does not cut the roots. Similar to a pointed digging shovel, a round
digging shovel is also ideal for loose soil and not hardened soil.

. Edging Shovel

Edging Shovel

As per the name, an edging shovel is made for highly specific usage. To
be exact, you will have to use an edging shovel when you wish to create
edges in the soil. This is generally ideal for gardens where you might want
to distribute the solid of your garden into different parts for different
plants and flowers. In comparison to most other shovels, an edging shovel
has a very unique-looking blade which is similar to a half-moon. Since this
type of shovel uses a very thin blade, you can easily use them alongside
fences, sidewalks, garden borders, driveways, and other places where you
have to create a precise edge.

3. Trench Shovel

Trench Shovel

You can also go with a trench shovel if you are looking for highly
specialized shovels to be used in your garden or backyard. Just per the
name, a trench shovel is used for making trenches in any given area. To
make sure that your trenches are deep and straight at all times, a trench
shovel uses a long and narrow blade. This blade has a sharp pointed end
along with a concave design resulting in almost a triangle-shaped blade.
The angled design of a trench shovel allows it to quickly move a lot of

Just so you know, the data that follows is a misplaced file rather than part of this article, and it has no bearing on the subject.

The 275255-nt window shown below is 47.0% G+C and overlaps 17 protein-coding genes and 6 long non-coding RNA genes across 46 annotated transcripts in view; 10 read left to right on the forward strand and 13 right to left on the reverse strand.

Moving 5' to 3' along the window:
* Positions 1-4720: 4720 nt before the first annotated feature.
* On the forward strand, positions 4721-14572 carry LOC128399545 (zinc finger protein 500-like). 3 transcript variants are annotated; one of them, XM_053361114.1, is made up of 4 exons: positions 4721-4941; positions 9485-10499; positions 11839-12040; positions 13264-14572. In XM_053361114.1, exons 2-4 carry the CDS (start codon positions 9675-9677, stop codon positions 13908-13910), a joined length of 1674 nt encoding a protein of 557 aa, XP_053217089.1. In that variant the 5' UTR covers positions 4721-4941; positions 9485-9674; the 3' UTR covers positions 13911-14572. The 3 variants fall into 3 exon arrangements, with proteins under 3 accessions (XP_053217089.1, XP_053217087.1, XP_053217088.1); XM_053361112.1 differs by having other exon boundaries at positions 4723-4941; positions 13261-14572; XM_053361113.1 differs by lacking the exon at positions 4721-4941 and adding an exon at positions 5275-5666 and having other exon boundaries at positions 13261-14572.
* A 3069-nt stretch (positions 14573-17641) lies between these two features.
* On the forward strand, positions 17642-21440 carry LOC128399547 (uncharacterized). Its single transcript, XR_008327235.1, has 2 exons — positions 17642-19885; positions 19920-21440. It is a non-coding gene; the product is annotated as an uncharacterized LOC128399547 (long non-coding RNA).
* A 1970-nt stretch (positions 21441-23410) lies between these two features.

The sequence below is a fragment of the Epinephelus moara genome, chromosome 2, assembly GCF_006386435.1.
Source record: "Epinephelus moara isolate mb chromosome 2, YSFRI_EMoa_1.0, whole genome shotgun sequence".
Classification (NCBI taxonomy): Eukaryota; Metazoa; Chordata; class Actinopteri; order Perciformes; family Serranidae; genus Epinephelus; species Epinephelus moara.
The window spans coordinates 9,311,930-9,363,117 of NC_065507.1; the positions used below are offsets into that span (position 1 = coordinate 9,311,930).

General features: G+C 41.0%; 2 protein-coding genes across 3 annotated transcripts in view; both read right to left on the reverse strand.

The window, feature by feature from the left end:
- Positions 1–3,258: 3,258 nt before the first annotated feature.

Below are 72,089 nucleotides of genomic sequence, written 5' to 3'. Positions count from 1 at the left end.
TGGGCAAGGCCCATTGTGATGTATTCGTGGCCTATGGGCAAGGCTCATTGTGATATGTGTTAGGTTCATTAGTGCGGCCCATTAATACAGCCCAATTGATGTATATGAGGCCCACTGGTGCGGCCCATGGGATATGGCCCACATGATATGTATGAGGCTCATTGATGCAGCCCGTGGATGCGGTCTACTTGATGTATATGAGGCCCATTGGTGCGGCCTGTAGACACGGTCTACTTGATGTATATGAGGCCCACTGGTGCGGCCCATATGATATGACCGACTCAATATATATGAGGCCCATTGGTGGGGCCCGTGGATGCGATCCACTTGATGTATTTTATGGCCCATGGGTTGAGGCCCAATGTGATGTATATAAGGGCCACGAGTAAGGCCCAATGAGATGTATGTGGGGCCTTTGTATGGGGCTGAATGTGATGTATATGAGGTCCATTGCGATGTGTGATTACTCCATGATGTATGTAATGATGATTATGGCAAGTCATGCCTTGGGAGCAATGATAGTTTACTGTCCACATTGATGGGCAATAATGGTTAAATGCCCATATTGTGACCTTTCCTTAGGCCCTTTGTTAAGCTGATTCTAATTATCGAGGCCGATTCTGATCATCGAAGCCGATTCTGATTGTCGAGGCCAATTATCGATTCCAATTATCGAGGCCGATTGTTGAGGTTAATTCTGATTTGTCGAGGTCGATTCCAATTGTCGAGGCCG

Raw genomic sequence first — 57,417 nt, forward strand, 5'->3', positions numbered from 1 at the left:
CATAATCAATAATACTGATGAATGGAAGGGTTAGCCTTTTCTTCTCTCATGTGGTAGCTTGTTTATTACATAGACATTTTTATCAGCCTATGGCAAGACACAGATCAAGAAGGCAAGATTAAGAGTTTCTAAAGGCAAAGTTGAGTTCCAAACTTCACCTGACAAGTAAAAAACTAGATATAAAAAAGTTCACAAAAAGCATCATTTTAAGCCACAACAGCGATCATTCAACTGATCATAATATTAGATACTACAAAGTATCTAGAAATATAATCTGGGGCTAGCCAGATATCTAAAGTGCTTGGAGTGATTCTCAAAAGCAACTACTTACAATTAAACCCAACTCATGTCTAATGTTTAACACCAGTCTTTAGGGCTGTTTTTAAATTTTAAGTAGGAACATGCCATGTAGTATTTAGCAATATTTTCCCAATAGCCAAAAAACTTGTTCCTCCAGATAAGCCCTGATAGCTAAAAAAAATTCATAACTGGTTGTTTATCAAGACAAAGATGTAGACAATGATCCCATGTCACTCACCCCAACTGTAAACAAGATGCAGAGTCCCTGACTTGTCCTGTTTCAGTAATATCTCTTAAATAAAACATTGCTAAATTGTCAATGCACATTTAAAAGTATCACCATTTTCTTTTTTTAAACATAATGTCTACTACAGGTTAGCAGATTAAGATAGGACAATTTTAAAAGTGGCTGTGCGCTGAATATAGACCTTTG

soil for quickly, making trenches wherever you need.

How To Use A Round Head Shovel In The Garden

Gardeners know that the right tool, used in the right way, can ensure
success on every task. We treasure our tools like a chef treasures his/her
knives. <a href=""
target="_self">Round point shovel uses extend past digging to scooping
and are useful in transplanting, trenching, moving compost or mulch and
many more applications. Taking care of the tool will extend its life when
its edges are kept sharp and the shovel clean and dry. Rounded shovels
usually have a beveled edge to help penetrate tough soil situations. They
may also have a point to push into soil. The edges are curved to facilitate
scooping. Handles are the height at which most people stand and can be
ergonomically angled. Grips are often cushioned to prevent blisters. These
specialized tools are widely available at any big box store or garden
center. It is important to choose one which will last. Wooden handled tools
often break on big jobs. The attachment of the scoop to the handle should
be welded securely. Since it is one of the most popular tools, using round
point shovels for many tasks makes it a work horse of the garden. Good
construction and sturdy fabrication will make these tasks a little lighter.
What is a Round Point Shovel Used For? Rounded shovels are a bit like a
Ginsu knife. They may not slice, dice and julienne, but they can cut, dig,